How Cold Fusion Can Work With Hydrogen and Nickel
A lot of questions have arisen after the two remarkable scientists Andrea Rossi and Sergio Focardi reported their successful discovery of cold fusion. There were other scientists who tried to confirm the basic principles behind the reactions occurring in cold fusion. Some failed in obtaining cold fusion in the first place, while others succeeded. This only created more controversies and triggered more curiosity about how cold fusion can work with Hydrogen and Nickel at temperatures below 1000K, as claimed by Andrea Rossi and Sergio Focardi.
This contradicts the principles of nuclear physics and as more scientists have continued to contribute to understanding the process, here is an account of what could likely explain how cold fusion can work with Nickel Hydrogen fusion.
The Nickel Hydrogen fusion process produces energy and copper isotope. The copper isotope decays producing a different Nickel isotope which yields more energy. Based on this principle, according to Andrea Rossi and Sergio Focardi they have successfully developed a cold fusion reactor.
This reaction is believed to have the capacity of producing 12,400 watts of heat energy with an input of as little as 400 watts of electricity.
In January they held a press conference to show how their apparatus works.
Andrea Rossi and Sergio Focardi explained that when the atomic nuclei of both Hydrogen and Nickel fuse in their cold fusion device or reactor. Less than one gram of Hydrogen is used in the reactor and the reaction starts with 1,000 watts of electricity. After a few minutes the amount of electricity is reduced to 400 watts. As the reaction proceeds it converts 292 grams of water art 20°C into dry steam at 101°C.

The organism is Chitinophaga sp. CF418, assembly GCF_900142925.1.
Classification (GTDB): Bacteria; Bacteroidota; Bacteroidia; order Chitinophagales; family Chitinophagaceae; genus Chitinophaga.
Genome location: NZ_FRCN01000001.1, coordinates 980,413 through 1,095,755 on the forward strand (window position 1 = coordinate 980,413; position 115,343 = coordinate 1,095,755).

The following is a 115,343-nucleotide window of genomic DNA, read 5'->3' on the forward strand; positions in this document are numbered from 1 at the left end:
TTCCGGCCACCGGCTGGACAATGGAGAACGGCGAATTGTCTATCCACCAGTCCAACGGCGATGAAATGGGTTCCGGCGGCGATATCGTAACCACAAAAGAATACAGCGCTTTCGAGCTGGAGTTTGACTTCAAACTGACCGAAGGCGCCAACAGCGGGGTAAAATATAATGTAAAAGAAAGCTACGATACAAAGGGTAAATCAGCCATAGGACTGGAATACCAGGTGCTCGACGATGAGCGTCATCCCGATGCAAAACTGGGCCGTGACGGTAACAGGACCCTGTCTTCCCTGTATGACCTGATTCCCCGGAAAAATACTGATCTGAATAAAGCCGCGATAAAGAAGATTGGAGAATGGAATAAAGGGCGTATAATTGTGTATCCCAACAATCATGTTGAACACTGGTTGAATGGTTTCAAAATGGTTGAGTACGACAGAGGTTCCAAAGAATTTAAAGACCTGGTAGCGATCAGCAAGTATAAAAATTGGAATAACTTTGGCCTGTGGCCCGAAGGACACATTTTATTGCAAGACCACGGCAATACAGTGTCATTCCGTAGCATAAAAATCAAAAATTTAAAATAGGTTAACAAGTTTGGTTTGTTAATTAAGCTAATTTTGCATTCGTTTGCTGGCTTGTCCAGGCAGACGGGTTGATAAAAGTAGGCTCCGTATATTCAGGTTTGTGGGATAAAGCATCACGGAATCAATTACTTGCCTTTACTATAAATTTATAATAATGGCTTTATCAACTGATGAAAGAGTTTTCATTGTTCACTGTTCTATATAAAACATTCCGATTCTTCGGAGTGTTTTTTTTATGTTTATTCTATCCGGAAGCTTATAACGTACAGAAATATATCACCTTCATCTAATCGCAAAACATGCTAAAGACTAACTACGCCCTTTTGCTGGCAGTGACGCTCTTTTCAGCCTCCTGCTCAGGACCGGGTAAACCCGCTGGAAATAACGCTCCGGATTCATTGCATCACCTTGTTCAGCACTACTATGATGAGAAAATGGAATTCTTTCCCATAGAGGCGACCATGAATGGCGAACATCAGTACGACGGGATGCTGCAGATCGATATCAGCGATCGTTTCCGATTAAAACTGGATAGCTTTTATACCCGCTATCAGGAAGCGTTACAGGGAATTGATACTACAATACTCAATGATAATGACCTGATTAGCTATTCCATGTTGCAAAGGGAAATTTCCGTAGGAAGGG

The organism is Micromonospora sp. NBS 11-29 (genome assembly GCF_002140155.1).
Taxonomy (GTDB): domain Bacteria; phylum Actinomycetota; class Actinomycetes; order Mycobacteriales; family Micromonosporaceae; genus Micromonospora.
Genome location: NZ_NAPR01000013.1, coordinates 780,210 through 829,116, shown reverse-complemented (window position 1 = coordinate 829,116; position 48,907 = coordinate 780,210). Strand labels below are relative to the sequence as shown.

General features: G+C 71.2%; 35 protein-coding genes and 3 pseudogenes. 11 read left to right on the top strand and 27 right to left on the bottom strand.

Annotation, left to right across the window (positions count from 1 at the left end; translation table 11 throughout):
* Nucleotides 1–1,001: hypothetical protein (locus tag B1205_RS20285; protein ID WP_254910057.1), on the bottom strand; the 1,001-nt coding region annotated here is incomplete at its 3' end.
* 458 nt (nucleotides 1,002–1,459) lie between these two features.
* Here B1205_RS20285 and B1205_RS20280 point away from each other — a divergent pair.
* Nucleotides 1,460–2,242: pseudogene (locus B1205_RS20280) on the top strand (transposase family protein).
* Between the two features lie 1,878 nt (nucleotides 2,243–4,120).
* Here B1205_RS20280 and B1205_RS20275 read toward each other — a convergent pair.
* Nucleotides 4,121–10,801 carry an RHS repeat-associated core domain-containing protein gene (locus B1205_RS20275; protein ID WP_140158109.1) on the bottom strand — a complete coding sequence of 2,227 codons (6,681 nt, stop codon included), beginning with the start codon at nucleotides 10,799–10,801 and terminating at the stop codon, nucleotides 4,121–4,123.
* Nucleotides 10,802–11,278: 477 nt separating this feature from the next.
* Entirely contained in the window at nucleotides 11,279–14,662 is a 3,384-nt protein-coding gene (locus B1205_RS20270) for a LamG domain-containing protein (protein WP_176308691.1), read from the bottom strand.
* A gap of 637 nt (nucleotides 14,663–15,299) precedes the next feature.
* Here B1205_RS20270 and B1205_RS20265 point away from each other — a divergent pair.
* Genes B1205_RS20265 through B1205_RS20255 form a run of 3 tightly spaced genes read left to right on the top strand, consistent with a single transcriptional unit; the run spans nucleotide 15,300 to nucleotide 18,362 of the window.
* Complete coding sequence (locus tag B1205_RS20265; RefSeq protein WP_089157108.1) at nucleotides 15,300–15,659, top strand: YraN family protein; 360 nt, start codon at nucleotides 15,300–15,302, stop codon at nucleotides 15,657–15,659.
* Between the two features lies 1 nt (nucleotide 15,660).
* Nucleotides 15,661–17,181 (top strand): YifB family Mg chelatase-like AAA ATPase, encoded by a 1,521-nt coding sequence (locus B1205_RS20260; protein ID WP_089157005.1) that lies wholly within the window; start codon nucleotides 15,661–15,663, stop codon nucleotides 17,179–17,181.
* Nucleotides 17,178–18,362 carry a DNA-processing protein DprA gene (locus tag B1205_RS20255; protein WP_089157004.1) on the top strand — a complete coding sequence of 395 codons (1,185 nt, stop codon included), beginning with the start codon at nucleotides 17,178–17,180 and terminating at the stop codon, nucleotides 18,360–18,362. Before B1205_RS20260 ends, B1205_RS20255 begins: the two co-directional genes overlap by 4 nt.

The Principles of the Reaction
Professor Christos Stremmenos has provided a reasonable theory on how cold fusion can work with Hydrogen and Nickel. He supported the Andrea Rossi and Sergio Focardi theory which also says that the Nickel nuclei being a crystal structure fuses with the Hydrogen nuclei which diffuse into the Nickel nuclei. Coulomb forces are taken over by the resultant nuclear forces. Nickel acts as a catalyst and decomposes the bi-molecules of Hydrogen breaking them into single molecules. At the same time, these Hydrogen molecules come into contact with the surface of the Nickel atoms. The electrons in Hydrogen atoms get deposited on the Nickel atom in the Fermi Band and diffuse deeper into the crystal structure in Nickel atoms. This is how the Nickel Hydrogen fusion occurs.
Professor Christos Stremmenos also believes that the electrons in the central cavity of the Nickel crystal result in a shielding force. This shield holds on to the Hydrogen or deuterium nuclei within the Nickel atom. Stremmenos suggests that this serves as the source of energy for cold fusion reaction. Subsequently, the captured Hydrogen atoms within Nickel result in exothermic nuclear reactions which produce isotopes which are by products of the Nickel Hydrogen fusion.